I want this for you, just as much as I selfishly want it for me. I’m tired of reading articles that talk about the ways in which we use the internet to hurt ourselves. Even when we’re not searching for negativity, it pops up in our Facebook feeds. There are apps dedicated to quantifying our worth in terms of calories and pounds. Well, where are the recovery venture capitalists? I have an idea for a new business model, and when it saves us from starving ourselves, it will be sure to go viral. I call it:

SEO* for the soul.

There may be no immediate return on investment, no quick way to build the network, no surefire way to hide the self-hate and the negativity from the top web hits, but if enough of us take to the web demanding websites tagged with self-love and positive reinforcement, I think we can make it happen.

Until that day, I just hope against hope that the internet keeps bringing you back to me. Because I promise that here you will never need to hide. Here you will never need thinspiration. Here, you can do this–because we’ll get through it together.

Please reach out.

-K.

*Search Engine Optimization

And now for your daily dose of media-inspired insanity:

There is a study making the internet-interpreted rounds, which states that Pro-Ana websites (websites that are ACTIVELY PROMOTING & CELEBRATING ANOREXIA) are actually good for people who are trying to recover from eating disorders.

Um…

WHAT?

I’m sorry, but I don’t buy the B.S. about “[belonging] to a safe community of individuals with similar experiences.” And while I’ll concede that this “community” may at least give these girls the desire to stay alive longer than if they were suffering alone, that doesn’t change the fact that anorexia is still one of the most deadly psychiatric diseases–or the fact that staying alive and in the disease is about as useful as being dead from it.

Look, I went through my period of “recovery,” where I still read orthorexic health blogs–you know the ones: women posting pictures of their daily food plans along with their macros*, celebrating their “days off” with “active recovery”**, and posting progress pictures to keep themselves accountable. And during that period, I didn’t get better. I thought I had figured out my relationship to ED, but really I was just seeking a community of women in the same frame of mind who would justify that relationship. I imagine this is what it’s like to be stuck in a codependent and abusive relationship only to have your friends tell you that all is well and good because their boyfriends beat them too.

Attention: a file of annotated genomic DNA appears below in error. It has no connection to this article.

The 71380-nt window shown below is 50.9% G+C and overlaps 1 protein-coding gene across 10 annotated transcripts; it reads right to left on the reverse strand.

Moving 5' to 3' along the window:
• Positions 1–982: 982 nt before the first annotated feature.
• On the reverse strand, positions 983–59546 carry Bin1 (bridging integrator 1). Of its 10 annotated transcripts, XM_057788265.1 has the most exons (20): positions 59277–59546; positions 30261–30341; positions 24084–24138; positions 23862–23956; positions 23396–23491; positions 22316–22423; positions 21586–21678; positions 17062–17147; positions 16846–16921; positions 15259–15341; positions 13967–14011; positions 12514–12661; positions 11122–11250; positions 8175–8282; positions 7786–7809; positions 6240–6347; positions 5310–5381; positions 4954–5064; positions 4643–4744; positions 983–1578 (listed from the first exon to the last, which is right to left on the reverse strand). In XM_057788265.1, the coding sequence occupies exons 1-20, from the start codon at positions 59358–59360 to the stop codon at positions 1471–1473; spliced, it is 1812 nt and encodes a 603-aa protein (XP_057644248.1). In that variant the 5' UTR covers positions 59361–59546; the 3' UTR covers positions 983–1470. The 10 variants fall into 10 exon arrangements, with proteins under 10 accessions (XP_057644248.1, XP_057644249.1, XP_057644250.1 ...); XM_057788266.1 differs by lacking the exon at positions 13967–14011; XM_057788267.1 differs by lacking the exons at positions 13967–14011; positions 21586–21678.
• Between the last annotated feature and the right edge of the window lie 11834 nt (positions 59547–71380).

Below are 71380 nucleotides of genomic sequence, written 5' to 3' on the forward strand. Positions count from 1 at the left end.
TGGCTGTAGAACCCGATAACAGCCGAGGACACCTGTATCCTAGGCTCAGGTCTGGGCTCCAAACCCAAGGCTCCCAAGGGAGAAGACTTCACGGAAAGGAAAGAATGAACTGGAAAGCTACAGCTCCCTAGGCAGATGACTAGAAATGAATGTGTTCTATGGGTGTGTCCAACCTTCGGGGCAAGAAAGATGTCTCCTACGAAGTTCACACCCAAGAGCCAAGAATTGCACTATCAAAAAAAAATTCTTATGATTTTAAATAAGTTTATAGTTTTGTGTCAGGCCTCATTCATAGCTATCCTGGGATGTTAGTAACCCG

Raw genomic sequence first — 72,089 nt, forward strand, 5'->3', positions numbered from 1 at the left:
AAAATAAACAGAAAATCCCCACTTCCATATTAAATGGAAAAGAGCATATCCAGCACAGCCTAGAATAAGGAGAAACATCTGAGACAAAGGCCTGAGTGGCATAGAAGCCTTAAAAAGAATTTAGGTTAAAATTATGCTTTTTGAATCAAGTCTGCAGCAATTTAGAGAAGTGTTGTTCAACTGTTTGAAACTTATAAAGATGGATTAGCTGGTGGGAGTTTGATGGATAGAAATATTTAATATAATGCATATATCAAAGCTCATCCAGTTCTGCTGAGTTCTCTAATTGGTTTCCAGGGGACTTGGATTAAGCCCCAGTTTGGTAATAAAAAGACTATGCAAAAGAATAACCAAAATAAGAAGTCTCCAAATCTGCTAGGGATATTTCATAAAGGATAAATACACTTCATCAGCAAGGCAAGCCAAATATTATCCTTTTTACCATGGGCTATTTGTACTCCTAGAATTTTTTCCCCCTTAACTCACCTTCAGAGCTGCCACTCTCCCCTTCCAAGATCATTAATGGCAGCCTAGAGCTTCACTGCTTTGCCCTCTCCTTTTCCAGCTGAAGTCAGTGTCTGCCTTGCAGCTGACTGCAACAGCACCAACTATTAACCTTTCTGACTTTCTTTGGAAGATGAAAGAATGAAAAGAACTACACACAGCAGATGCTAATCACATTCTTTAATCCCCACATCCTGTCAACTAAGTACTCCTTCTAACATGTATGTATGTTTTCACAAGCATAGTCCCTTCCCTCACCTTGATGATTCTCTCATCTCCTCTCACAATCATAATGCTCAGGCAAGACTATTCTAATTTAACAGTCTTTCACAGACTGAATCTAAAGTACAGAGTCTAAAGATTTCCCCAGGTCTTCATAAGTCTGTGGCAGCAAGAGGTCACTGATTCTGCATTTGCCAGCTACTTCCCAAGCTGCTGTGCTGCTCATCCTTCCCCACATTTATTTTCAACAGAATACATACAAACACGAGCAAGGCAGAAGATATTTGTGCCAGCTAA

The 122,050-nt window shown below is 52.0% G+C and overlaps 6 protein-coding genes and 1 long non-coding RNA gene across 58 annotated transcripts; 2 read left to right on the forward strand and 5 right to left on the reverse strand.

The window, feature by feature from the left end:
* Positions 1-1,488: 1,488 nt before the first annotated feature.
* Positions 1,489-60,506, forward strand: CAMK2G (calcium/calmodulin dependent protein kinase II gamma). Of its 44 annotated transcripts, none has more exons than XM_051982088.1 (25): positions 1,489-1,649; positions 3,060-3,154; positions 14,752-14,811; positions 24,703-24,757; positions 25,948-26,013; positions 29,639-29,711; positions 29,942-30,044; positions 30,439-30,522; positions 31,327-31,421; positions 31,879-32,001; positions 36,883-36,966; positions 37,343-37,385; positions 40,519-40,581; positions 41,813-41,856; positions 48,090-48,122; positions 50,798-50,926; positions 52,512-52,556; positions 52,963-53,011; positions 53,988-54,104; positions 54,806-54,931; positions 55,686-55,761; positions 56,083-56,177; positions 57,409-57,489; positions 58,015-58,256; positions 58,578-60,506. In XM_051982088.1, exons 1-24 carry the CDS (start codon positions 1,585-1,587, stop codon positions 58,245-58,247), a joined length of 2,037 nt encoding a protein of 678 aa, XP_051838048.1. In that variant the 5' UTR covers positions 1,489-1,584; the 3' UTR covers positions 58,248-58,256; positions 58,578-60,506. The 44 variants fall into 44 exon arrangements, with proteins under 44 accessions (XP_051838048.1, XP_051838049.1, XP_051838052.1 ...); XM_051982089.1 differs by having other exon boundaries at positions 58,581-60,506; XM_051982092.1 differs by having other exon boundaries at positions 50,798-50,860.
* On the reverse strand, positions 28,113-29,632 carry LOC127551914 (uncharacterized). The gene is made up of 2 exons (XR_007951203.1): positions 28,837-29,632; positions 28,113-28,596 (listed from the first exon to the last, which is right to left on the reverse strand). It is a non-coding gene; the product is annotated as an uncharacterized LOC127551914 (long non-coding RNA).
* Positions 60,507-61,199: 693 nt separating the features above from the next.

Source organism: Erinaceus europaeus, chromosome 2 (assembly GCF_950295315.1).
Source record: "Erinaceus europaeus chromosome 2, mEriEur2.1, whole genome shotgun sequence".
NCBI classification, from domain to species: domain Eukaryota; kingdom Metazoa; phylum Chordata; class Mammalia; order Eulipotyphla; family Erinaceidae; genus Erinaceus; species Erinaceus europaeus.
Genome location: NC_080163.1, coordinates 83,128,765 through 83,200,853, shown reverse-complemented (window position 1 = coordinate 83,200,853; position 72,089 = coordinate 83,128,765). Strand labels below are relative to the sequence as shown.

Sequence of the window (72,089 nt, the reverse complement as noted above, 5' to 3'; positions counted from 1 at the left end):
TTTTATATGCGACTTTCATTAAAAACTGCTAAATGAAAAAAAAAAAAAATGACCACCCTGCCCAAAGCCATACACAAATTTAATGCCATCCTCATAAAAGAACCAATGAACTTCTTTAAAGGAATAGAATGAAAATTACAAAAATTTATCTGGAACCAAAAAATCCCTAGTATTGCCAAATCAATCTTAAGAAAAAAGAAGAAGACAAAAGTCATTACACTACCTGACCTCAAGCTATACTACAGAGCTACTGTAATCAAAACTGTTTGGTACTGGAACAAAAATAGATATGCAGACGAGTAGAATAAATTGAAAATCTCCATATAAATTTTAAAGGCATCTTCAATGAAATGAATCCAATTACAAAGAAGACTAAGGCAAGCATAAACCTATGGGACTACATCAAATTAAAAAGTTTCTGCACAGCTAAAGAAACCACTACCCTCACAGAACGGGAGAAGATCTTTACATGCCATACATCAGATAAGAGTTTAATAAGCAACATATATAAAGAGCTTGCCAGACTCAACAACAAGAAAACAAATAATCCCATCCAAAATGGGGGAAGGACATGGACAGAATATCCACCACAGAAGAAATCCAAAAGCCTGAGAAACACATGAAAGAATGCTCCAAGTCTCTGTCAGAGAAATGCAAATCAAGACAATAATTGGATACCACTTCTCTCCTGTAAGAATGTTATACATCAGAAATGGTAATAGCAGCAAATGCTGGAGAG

I’m glad that these girls are seeking something outside of their ED-constructed towers to help them cope, but until there’s a way to make them understand that there are coping mechanisms outside of the disease, they will never heal. And pro-ana (and pro-mia and thinspo/fitspo) are just more ways for ED to keep us from escaping through the window.

Please, if you’ve ever gone online to seek solace (or justification, or tips, or self-medication) through pro-ana (whether you’ve been diagnosed with a disorder or just have disordered eating/body image), please, please, please seek help. Even if it’s as simple as calling a friend or reading a good book whenever you have an impulse to feed the disease, as simple as finding a funny website that isn’t food related or following some inspirational quote-er on Twitter. Whatever it takes, get out of the disease.

And shame on those who seek to justify pro-ana as anything other than a harmful drug. Maybe we can’t regulate it, but that is no excuse to try to justify its use.

…end rant. (For now. And for more on fitspo, check out my earlier post today.)

– K.

*Macros are the three macronutrients, protein, carbohydrate, and fat, which make up all of the foods we eat (with the exception of alcohol). When people say they are concerned with “macros”, it means that they are concerned with the ratios of protein, fat, and carbohydrates in relation to the ratio of each macronutrient they strive to eat each day. It’s taking calorie counting to the next level, because not only do you have to worry about restricting the total number of calories you put in your mouth, but also making them fit into perfect ratios to support whatever goal it is you think X amount of fat and Y amount of carbohydrates will achieve.

**Only a two hour bike ride up a mountain instead of going to the gym and doing fasted cardio followed by weights!

The Skinny on “Strong”

Today, I just wanted to say a few words on the “strong is the new skinny” phenomenon, since it seems to have popped up in my life multiple times over the last few days.

And I know that the following is out of context if you don’t know the rest of the ankle-and-ED story, but bear with me, since it’s what I’m dealing with right now: